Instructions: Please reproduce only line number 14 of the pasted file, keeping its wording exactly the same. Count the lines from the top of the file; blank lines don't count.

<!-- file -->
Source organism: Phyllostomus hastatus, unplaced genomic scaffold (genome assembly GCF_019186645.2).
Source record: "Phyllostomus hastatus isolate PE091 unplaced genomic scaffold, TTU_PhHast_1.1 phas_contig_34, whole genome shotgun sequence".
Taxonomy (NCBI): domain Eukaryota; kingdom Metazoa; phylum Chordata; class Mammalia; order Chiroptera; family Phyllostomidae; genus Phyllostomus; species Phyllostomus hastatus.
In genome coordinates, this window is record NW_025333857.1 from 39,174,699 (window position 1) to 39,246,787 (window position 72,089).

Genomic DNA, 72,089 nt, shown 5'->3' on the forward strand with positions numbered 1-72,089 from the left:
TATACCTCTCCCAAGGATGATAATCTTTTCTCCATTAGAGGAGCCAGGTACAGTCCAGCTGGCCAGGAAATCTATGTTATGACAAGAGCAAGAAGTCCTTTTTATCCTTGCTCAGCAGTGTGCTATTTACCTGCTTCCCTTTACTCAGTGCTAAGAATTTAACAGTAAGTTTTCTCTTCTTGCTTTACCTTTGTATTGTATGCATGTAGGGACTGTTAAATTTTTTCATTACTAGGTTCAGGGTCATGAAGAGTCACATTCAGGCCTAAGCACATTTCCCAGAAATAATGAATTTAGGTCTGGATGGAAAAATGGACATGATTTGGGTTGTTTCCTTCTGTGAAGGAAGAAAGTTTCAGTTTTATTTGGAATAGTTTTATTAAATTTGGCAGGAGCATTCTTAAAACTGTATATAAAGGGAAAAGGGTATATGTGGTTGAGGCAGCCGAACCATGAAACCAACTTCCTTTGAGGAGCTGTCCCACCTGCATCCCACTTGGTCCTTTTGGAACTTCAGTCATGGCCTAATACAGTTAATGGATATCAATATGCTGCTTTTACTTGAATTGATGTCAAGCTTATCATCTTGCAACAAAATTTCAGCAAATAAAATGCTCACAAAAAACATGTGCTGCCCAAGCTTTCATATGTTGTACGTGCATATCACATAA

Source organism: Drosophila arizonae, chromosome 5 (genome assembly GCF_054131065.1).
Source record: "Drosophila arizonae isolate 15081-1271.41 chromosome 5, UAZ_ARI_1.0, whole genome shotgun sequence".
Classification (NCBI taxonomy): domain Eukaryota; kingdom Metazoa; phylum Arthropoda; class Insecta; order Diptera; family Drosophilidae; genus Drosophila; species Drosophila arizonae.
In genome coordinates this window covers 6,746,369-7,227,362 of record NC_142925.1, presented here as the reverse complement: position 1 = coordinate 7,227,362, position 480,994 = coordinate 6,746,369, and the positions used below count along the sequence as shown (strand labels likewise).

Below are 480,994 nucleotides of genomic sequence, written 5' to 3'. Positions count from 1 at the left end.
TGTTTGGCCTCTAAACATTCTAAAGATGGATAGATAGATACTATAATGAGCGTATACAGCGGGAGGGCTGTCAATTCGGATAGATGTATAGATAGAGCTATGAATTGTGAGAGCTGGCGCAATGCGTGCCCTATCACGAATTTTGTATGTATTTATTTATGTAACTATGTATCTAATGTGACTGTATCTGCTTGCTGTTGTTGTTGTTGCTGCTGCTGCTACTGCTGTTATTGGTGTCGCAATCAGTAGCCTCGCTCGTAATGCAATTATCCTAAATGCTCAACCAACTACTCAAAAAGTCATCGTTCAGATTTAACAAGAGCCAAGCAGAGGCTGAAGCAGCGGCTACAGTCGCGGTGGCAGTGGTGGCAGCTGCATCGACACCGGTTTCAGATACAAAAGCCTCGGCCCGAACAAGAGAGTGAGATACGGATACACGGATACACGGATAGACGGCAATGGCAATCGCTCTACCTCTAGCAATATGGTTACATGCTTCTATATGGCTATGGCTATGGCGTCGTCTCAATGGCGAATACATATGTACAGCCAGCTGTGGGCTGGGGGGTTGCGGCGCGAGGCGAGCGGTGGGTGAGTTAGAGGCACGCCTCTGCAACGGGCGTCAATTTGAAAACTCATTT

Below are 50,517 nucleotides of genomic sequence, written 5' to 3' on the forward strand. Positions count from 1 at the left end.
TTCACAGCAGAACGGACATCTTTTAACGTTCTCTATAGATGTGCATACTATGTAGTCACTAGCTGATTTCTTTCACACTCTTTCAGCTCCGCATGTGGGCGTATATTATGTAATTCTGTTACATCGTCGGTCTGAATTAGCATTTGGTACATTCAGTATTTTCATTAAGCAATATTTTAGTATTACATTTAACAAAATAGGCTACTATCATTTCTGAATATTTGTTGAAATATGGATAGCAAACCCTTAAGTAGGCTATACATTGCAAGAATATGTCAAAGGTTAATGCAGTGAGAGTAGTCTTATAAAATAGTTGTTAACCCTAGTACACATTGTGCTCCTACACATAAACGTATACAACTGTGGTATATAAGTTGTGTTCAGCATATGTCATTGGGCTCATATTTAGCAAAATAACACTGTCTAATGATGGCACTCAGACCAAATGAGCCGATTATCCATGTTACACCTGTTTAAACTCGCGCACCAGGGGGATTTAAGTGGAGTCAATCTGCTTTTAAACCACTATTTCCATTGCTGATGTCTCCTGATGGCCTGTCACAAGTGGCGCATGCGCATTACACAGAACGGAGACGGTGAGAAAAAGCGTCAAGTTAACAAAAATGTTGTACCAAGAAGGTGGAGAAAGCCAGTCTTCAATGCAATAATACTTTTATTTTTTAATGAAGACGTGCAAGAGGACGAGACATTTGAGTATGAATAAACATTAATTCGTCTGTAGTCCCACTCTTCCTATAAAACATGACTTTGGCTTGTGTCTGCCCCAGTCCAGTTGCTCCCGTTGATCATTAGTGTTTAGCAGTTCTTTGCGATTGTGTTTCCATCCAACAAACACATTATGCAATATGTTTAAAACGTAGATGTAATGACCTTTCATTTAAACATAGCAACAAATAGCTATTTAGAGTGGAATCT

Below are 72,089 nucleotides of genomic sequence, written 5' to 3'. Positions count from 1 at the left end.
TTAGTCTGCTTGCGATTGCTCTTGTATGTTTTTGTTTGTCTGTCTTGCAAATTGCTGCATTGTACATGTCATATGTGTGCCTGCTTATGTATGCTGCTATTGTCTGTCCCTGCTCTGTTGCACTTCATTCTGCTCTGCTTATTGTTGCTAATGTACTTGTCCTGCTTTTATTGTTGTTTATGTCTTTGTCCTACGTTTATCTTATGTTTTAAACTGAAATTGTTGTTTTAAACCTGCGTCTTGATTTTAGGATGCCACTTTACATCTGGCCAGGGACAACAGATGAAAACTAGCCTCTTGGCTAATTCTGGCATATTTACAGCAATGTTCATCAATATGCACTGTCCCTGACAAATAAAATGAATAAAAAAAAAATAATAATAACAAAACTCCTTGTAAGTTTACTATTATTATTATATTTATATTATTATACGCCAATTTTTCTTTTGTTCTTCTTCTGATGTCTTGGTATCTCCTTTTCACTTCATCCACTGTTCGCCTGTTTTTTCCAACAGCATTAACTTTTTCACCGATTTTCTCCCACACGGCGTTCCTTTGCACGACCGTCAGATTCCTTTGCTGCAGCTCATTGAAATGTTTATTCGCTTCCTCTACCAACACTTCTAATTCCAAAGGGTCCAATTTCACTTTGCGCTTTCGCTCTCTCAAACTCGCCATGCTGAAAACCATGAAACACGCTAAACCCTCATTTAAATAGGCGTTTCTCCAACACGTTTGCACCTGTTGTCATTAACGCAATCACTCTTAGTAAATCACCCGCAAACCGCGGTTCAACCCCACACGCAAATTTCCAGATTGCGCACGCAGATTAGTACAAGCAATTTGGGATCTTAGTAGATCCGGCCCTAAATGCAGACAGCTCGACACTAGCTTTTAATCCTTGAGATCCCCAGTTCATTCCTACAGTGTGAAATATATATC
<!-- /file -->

TTCACAGCAGAACGGACATCTTTTAACGTTCTCTATAGATGTGCATACTATGTAGTCACTAGCTGATTTCTTTCACACTCTTTCAGCTCCGCATGTGGGCGTATATTATGTAATTCTGTTACATCGTCGGTCTGAATTAGCATTTGGTACATTCAGTATTTTCATTAAGCAATATTTTAGTATTACATTTAACAAAATAGGCTACTATCATTTCTGAATATTTGTTGAAATATGGATAGCAAACCCTTAAGTAGGCTATACATTGCAAGAATATGTCAAAGGTTAATGCAGTGAGAGTAGTCTTATAAAATAGTTGTTAACCCTAGTACACATTGTGCTCCTACACATAAACGTATACAACTGTGGTATATAAGTTGTGTTCAGCATATGTCATTGGGCTCATATTTAGCAAAATAACACTGTCTAATGATGGCACTCAGACCAAATGAGCCGATTATCCATGTTACACCTGTTTAAACTCGCGCACCAGGGGGATTTAAGTGGAGTCAATCTGCTTTTAAACCACTATTTCCATTGCTGATGTCTCCTGATGGCCTGTCACAAGTGGCGCATGCGCATTACACAGAACGGAGACGGTGAGAAAAAGCGTCAAGTTAACAAAAATGTTGTACCAAGAAGGTGGAGAAAGCCAGTCTTCAATGCAATAATACTTTTATTTTTTAATGAAGACGTGCAAGAGGACGAGACATTTGAGTATGAATAAACATTAATTCGTCTGTAGTCCCACTCTTCCTATAAAACATGACTTTGGCTTGTGTCTGCCCCAGTCCAGTTGCTCCCGTTGATCATTAGTGTTTAGCAGTTCTTTGCGATTGTGTTTCCATCCAACAAACACATTATGCAATATGTTTAAAACGTAGATGTAATGACCTTTCATTTAAACATAGCAACAAATAGCTATTTAGAGTGGAATCT